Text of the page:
Posted in Books

“Epically Earnest” by Molly Horan

Epically Earnest is a queer young adult contemporary fiction book about a teenager coming to terms with her parentage, adoption, and falling in love for the first time.

Jane Worthing was an early viral sensation- she was found on the New York City subway as a toddler, in a gaudy Gucci purse. The grainy flip phone footage of her rescue and subsequent adoption by the single mid-twenties dude bro who found her was a big story, and that was Janey’s five minutes of fame. Her life, outside her murky origins, has been pretty normal. Her father met the woman who would become her mother shortly after, and their lives became a lot less newsworthy. In the seventeen years since, Jane has thrived, with barely any notoriety attached to her name. Despite the booming industry of genetic testing, Janey had no interest in finding her biological family. That is, until her best friend Algernon stole her spit and got the test run behind her back.

This is a short read, but a phenomenal story. Fans of the Oscar Wilde play will enjoy it, though the story is by no means a carbon copy. Janey has her own journey as a character, as do her friends. The book has the same snappy dialogue as the play, though obviously updated to twenty-first century teens, and the characters have the same chemistry. In such a short book, it’s hard for every character to have a complete arc, but I think Horan manages to thread that needle. I really enjoyed Algernon as a character, he comes across as a very real person with flaws, strengths and growth. Janey is the point of view character, and though we spend the most time with her, the best characterization happens when other characters are observing her. I think she is really well-written as a young woman coming into her own. She really thinks she’s the only one who doesn’t have herself figured out, which is very human and normal, and her awkwardness is understandable and relatable.

The end of the story is a bit open, but I like that. Answers are good, and can really make a book feel finished, but the story of an eighteen year-old isn’t finished, and some answers simply can’t be found. Some of the best stories leave space for you to think about what happens next. I love how the living obituaries Janey writes actually create that space. She’s writing the kind of life she wants for the people she loves, and maybe that’s the future, maybe it isn’t. Maybe she’ll find the truth, or maybe she’ll decide not to look. Not everything can be as neat as a play. I wouldn’t have minded a more tied-up ending, but I like this one. Janey’s just starting her life, and the ending reflects that.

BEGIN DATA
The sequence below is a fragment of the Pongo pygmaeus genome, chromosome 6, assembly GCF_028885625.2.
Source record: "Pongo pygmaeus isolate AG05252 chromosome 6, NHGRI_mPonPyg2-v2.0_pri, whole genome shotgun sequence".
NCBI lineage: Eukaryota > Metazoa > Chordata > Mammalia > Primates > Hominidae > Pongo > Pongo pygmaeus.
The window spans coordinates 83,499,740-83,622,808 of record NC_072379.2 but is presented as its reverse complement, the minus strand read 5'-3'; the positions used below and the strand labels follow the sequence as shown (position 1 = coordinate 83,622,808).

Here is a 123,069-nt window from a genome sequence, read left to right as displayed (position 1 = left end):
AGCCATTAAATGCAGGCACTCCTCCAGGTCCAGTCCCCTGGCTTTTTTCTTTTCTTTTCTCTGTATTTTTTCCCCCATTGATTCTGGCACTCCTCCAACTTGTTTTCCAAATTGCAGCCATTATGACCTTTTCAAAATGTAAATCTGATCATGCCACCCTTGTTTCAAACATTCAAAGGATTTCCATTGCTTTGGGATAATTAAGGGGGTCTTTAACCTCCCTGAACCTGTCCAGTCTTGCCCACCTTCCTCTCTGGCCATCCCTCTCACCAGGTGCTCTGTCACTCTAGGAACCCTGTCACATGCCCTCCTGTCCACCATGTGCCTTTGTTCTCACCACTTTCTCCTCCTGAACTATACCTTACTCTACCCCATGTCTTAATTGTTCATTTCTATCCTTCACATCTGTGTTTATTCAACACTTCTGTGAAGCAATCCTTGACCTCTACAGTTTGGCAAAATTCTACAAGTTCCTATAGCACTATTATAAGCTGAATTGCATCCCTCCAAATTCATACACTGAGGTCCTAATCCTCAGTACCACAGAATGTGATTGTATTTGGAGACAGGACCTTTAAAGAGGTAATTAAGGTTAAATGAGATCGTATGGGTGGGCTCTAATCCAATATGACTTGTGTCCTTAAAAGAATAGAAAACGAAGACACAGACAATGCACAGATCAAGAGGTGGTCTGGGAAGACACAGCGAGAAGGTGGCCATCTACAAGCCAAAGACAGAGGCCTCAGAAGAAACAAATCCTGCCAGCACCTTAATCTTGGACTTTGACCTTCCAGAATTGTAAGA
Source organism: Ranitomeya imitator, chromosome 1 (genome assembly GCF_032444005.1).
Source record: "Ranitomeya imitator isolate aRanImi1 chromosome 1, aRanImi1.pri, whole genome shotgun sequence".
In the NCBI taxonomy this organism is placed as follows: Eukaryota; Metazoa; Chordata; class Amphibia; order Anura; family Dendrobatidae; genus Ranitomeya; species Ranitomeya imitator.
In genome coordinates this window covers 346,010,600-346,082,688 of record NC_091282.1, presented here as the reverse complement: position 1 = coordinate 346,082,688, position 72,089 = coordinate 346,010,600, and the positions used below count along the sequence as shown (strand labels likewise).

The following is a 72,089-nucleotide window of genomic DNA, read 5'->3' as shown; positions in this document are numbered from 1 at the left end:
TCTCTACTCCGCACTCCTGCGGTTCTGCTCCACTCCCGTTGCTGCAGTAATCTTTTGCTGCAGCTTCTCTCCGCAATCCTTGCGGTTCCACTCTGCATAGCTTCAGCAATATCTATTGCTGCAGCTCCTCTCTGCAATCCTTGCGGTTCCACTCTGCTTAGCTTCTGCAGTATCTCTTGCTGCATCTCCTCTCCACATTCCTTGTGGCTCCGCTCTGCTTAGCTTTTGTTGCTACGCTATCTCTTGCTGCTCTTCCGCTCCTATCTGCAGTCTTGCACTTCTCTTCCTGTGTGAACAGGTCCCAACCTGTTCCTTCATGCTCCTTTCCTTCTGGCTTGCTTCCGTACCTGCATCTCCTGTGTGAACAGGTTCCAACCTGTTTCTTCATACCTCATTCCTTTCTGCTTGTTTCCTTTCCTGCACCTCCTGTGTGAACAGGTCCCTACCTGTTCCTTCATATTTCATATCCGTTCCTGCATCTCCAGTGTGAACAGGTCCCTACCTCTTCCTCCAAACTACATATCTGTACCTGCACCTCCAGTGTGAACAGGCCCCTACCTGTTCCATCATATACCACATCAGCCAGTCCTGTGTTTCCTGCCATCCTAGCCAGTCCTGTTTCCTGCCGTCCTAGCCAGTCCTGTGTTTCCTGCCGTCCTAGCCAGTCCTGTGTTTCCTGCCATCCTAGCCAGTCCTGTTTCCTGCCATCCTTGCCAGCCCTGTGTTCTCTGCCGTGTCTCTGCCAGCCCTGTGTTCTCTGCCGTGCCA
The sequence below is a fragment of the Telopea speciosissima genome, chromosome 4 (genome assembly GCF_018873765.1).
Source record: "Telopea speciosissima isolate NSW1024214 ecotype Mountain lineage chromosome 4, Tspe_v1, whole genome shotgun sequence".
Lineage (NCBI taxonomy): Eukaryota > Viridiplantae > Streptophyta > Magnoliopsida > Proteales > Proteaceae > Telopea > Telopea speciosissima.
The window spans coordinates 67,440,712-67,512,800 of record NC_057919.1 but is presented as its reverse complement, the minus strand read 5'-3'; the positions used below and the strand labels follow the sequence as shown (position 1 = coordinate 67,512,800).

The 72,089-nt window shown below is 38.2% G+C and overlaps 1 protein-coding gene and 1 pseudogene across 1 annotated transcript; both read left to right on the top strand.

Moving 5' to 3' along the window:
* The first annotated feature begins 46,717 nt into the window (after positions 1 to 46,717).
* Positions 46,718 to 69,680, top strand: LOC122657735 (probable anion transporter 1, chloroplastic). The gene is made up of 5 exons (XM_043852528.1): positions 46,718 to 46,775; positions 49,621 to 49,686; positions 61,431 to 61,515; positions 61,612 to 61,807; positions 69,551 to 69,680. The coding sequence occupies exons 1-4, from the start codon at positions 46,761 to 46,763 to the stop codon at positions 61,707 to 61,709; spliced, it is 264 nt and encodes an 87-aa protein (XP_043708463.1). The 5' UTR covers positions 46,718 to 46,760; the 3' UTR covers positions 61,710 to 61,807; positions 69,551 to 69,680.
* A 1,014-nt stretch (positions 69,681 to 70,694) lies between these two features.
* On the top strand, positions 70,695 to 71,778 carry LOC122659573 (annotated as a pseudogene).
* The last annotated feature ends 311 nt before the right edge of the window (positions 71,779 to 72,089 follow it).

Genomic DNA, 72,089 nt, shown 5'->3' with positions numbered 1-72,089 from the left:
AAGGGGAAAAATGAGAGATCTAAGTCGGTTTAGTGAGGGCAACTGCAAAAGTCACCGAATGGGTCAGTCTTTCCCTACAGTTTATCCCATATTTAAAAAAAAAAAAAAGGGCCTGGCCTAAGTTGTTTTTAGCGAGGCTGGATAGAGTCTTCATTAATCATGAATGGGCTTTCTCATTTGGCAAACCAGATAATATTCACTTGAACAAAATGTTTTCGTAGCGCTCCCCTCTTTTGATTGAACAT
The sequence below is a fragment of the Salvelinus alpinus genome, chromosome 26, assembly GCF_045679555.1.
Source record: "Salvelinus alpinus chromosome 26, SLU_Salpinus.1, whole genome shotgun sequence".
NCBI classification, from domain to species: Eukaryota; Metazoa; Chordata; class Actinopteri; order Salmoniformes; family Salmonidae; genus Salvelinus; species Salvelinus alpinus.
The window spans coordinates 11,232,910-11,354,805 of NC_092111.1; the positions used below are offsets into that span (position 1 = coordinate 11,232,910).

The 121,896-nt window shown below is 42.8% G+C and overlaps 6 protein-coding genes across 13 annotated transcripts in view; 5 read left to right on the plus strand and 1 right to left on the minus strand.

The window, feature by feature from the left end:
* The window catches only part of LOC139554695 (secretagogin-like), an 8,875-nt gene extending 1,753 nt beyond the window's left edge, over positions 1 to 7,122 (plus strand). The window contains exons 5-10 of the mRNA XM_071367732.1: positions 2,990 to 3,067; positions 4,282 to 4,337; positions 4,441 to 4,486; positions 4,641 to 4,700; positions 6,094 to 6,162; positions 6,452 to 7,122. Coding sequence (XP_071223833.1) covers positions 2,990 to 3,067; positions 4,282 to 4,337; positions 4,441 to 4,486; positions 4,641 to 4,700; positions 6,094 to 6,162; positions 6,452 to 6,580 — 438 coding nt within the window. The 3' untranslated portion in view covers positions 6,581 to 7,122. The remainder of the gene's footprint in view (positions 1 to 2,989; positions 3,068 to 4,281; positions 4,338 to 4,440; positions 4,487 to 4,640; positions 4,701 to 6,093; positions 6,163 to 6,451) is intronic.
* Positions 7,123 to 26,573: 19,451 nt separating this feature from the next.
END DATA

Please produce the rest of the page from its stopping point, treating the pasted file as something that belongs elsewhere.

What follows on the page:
I also really liked how emotional and conflicted Janey is, without being too angsty. Obviously, in her situation, angst is warranted, but I didn’t think the deep emotions she expresses in any way detract from the humor and lightness of the story. There is a dark moment, which makes sense. Janey is reckoning with a serious issue that follows a lot of people throughout their lives. I really like how it’s handled, and I think it’s a necessary beat in the story.

The romance is pretty straight-forward, and I enjoyed reading about a bunch of teenagers who all like each other. I liked the awkwardness and the sweetness of both of the central relationships in the book. I was less invested in Algernon and Cecil, but they got a really great moment that sold me on them midway through. I did like Gwen a lot, and enjoyed the chemistry between her and Janey. I do think that the central relationship is Janey’s friendship with Algernon, which I personally really liked. I prefer when friendships don’t take a backseat in romance-driven narratives, which is so often the case.

Overall, this was a really fun read, and I would highly recommend it. Anyone who likes a queer YA book will enjoy it!

Posted in Books

“Blue Bloods: After Life” by Melissa de la Cruz

I cannot overstate how disappointed I was by this book. I love Melissa de la Cruz! I’ve read a lot of her books, and enjoyed them! I particularly loved the Blue Bloods series, which was contemporaneous with a lot of supernatural romance emerging in YA. Schuyler is a compelling protagonist, and her adventures moved quickly from peril to peril, before ultimately she and her friends triumph over their devilish adversaries. This victory doesn’t come without loss, as Schuyler is forced to sacrifice her true love in order to defeat Lucifer.

Blue Bloods: After Life takes place in a totally different world, with the Schuyler we know suddenly inhabiting the life of a different Schuyler, in a different year, in a vastly different New York. The premise is promising, and then it’s completely unfulfilled.

First issue: world-building. This story takes place in pandemic-era New York, in 2020, and Schuyler is fifteen, in high school again. Some things are very different, she and Oliver have different last names and families, and some things are weirdly the same: Schuyler has the same father, for one thing. And she’s still a Blue Blood, despite not being Gabrielle’s daughter in this universe. What? That’s explained away pretty quickly, but not to my satisfaction. There are also some differences in the history of this world, but that doesn’t seem to affect the present day much? Like, Napoleon died a lot earlier, but that doesn’t change the modern world in a discernible way. The whole alternate worlds thing requires more panache to pull off and it just doesn’t happen in this book.